Part 1: Understanding inversion and extroversion in management consulting
You might have heard that successful management consultants have superior communication skills, that they’re quick thinkers and nimble problem-solvers.
You might believe that management consultants are blessed with the stamina to work all day and the social skills to effortlessly unwind with clients long after regular business hours.
And you might have heard somebody mention, ruefully, that management consultants are all ambitious, Type A personalities with a bottomless reservoir of confidence and drive. It’s a profession where introverts need not apply, they say.
In this two-part series, we will break down the two personality types, define what makes a good management consultant, and how to use your strengths and develop your weaknesses to thrive within the industry, whether you’re an introvert or extrovert.
Introverts: Who are they?
Notions of introversion and extroversion entered the business world in 1943 with the publication of the Myers-Briggs Type Indicator, a personality-typing tool that became widely used to improve group dynamics and aid the hiring process in large organizations.
According to the American Psychological Association, introverts are “relatively more withdrawn, retiring, reserved, quiet, and deliberate; they may tend to mute or guard expression of positive affect, adopt more sceptical views or positions, and prefer to work independently.”
Introversion and shyness are related but distinct concepts. Shyness describes negative feelings that individuals have about themselves, arising most often from a concern about being negatively judged by others. These feelings cause shy people to withdraw from social interactions. Introversion refers to motives disfavoring social interaction, while shyness refers to behaviour during social interaction.
Can introverts make good management consultants?
Opinions like the one expressed by Alan Leaman, former chair of the UK-based Management Consultancies Association, in a 2013 article for the Guardian, are typical:
The demands of consultancy often mean meeting tough targets on time. The majority of work is client-facing and you will be under pressure to deliver—if you’re the shy and retiring type, this is probably not a good career for you.
Typical, yes, but is Leaman correct? Can introverts be successful management consultants?
The answer, surprisingly, is yes.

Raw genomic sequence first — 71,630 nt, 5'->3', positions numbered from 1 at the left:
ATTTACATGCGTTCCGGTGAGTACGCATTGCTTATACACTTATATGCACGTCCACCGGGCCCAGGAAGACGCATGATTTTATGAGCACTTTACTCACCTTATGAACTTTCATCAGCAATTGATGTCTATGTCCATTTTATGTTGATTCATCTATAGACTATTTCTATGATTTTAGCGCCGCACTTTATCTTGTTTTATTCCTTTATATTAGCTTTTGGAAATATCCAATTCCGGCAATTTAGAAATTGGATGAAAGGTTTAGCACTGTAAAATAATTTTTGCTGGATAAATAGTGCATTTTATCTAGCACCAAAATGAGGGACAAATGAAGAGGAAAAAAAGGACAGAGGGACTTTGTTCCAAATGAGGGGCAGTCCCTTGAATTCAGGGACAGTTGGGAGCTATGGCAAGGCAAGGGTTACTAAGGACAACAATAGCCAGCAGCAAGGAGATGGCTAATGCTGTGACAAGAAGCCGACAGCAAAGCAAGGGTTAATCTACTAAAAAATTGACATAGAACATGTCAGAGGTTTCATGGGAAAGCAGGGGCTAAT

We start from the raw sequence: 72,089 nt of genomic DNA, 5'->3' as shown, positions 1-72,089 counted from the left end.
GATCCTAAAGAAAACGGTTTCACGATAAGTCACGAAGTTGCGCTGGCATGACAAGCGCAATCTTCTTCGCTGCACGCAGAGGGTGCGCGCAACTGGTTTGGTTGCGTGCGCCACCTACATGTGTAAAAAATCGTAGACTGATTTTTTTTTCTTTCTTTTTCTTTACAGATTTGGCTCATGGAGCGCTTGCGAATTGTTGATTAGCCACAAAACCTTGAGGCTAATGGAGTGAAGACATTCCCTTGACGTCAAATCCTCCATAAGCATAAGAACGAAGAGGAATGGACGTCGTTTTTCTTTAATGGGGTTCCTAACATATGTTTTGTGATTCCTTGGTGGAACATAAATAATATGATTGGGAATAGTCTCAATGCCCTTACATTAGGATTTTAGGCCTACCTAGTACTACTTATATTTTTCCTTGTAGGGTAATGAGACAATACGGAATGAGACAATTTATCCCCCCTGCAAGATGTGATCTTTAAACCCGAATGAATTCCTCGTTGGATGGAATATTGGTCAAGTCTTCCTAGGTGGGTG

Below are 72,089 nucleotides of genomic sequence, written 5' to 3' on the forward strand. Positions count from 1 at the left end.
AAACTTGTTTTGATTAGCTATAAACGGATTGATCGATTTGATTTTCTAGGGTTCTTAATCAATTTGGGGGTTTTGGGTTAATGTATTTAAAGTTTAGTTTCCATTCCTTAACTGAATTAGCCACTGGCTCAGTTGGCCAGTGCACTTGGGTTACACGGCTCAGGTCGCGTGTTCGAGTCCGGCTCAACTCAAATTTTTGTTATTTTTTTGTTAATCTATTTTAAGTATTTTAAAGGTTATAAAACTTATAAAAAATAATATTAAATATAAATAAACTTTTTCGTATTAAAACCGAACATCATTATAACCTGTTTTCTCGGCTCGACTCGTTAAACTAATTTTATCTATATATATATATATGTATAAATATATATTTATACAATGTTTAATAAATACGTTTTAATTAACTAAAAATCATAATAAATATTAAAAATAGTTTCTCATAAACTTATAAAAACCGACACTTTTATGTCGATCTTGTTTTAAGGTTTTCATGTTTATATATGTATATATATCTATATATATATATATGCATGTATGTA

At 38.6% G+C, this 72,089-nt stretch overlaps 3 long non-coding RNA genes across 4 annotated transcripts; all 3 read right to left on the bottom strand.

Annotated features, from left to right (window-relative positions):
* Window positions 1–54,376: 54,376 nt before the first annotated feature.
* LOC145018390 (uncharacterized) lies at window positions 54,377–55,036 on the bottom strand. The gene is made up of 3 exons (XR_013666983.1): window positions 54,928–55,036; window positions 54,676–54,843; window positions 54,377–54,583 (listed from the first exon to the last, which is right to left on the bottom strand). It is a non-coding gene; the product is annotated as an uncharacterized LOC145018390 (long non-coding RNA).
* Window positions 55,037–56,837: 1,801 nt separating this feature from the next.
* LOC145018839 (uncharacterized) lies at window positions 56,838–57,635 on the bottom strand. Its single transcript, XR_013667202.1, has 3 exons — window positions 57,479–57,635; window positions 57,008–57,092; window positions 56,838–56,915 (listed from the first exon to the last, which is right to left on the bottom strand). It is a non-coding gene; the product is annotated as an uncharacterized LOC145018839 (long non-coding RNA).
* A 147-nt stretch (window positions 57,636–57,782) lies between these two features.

Strongly introvertive personalities may struggle, at least at first, with presentations, long hours with clients, and with the ever-present imperative of bringing in new business. That’s true. But introverts also possess qualities that companies covet in a management consultant. They tend to have greater technical skills than extroverts, they’re often methodical, deliberate decision-makers, and—crucially—they’re more likely to listen to the client before offering a solution to a business problem.
Extroverts: Who are they?
Extroverts are highly engaged persons who derive energy from the “outer world” of events and activities, and who thrive in the company of other people. They are “people persons.” They tend to have large social networks, enjoy making presentations, and have a tendency to attack projects by jumping in quickly and solving problems on the fly.
Extroversion looks successful to others, and it is commonly associated with business success and leadership. One recent summary of the psychological research to date noted that extroverts are relatively more motivated by rewards in the workplace, “especially rewards associated with status.” Within an extremely meritocratic and hierarchical industry, like management consulting, this motivation can often lead to quick success for those leaning towards extroversion.
However, extroversion is not an indispensable personality trait for consulting or business success. We know from the triumphs of self-described introverts such as Bill Gates, Warren Buffett, and many others that introversion and business acumen are not mutually exclusive traits. In his best-selling study of winning business organizations, Good to Great, consultant and researcher Jim Collins asserts that the majority of successful chief executive officers are introverts.
With a better understanding of extroversion and the misconception, that shyness and introversion are related it’s clear that personality type is not indicative of one's success within the industry. In Part 2, we explore what qualities make for successful consultants and provide useful development tips for both personality types.
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